The tutorials suggested a cheap place to get nice towels in the States, but it did take me a while to find cute, price-efficient towels here, especially cause I was making so many on a budget.  You need 3 towels for each 2 gifts - 2 towels go inside the bags, and 1 towel makes 2 bags, if that makes sense.  I ended up getting the boys' towels from Crazy Clarks on sale for $6 each, and then randomly found the girls' towels at Pillow Talk for I think $5 each - and I was really happy with them - lovely quality.  Make sure you measure the towels before you buy them - a lot of towels they sell are tiny, and they need to be at least 150cm by 75cm I think... from memory... :)

Anyway, here's one of my finished boys towel bags and matching towel (next to a stack of wrapped ones lol - I was so excited when they were all finished!! :))

And here are the girls' towel bag with matching towel - cute for a girl :)

I think/hope the girls liked theirs too! :) 

Anyway, that's my idea post this week - if you're like me, and you begin now, you should have some towel bags ready by Christmas 2014!!! :)

Happy sewing!!! :)

Wednesday, June 27, 2012

Just a small gathering with a few friends

I come from a family who are absolutely fabulous at entertaining.  Well, to be more specific, I suppose I come from a mother who is fabulous at entertaining.  Dinner parties and party-parties are always amazing.  Delicious food, fabulous decorating or table setting, flower, candles, music, and that perfect atmosphere.  My parents’ gatherings are kind of legendary.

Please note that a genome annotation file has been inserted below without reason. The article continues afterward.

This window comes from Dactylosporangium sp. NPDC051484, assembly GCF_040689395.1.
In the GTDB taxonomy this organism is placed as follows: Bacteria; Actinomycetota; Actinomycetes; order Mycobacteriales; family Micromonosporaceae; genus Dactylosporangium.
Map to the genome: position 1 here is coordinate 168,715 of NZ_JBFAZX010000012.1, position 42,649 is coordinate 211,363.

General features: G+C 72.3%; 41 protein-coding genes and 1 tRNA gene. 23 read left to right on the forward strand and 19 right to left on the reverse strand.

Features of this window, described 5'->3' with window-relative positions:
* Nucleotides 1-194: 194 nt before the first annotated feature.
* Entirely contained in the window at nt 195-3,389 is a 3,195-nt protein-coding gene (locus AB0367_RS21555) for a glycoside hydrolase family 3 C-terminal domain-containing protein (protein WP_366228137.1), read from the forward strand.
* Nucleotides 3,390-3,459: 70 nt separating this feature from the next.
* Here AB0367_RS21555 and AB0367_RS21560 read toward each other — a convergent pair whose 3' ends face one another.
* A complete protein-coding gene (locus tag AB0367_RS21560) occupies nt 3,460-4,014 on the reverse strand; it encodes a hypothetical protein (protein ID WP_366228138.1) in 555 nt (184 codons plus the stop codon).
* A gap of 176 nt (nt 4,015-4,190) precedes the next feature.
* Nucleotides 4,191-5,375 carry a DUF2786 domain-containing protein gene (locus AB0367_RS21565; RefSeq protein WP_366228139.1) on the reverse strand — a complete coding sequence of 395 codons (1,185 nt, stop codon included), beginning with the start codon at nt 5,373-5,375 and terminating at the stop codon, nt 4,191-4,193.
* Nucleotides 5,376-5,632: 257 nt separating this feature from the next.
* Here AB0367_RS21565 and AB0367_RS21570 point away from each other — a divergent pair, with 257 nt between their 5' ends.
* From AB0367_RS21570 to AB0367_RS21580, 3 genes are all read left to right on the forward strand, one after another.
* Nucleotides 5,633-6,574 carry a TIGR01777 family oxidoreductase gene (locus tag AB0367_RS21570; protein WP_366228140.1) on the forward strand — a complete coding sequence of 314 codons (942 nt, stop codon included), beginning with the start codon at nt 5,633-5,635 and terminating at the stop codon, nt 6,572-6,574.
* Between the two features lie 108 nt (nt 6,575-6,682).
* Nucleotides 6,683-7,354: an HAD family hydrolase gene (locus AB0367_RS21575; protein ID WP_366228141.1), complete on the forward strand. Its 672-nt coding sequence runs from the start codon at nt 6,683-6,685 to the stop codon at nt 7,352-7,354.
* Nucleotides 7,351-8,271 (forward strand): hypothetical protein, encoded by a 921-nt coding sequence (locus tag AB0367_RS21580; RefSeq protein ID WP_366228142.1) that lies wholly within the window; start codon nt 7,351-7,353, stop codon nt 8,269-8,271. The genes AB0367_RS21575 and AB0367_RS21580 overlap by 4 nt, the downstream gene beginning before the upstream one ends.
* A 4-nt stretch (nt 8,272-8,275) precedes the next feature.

And having helped out at many of these ‘events’, I now find I have a bit of a problem:  I’m not very good at doing things on a small scale.  I think I am.  I mean, these things always start small in my head.  They just have a way of growing. A little bit out of control.
But if people only knew how much I don’t let myself do, they would be amazed and just how not over the top I’m often being.
Case Study:   A couple of nights ago I had a group of people over for dinner.  One of my friends has gone back to uni, and after working harder than anyone I’ve ever seen at uni, they had just finished their final exam in their first semester.  We decided to celebrate, and rather than go out and spend money and be all tired on a school night we thought we’d be all sensible and not-over-the-top and just have a bunch of people over to my place. 
Of course, that meant we’d have to eat something, and I was kind of in a cooking mood (it’s been a little while since I’ve cooked anything from a recipe) so at 11am that morning I asked my friend what they felt like for dinner.  The reply:  “Um, actually, Mexican would be great! We could just have tacos.  Let me know what fillings I can bring”.
But, being a Munro (who only really let family ‘bring things’) I said ‘oh no, leave it with me.  I can whip up some tacos’.  But of course, within about 5 minutes of mulling things over in my head and looking online, the dinner went from tacos to Mexican salads with beans, rice, salsa, guacamole, Mexican steak and chicken enchiladas all made from very complicated recipes and sauces that (for example) involved roasting chillies and tomatoes as the first step.  And then Pavlova cups and fruit salad (aka 12 different fruits cut into very tiny pieces) and custard cream with lemon sorbet.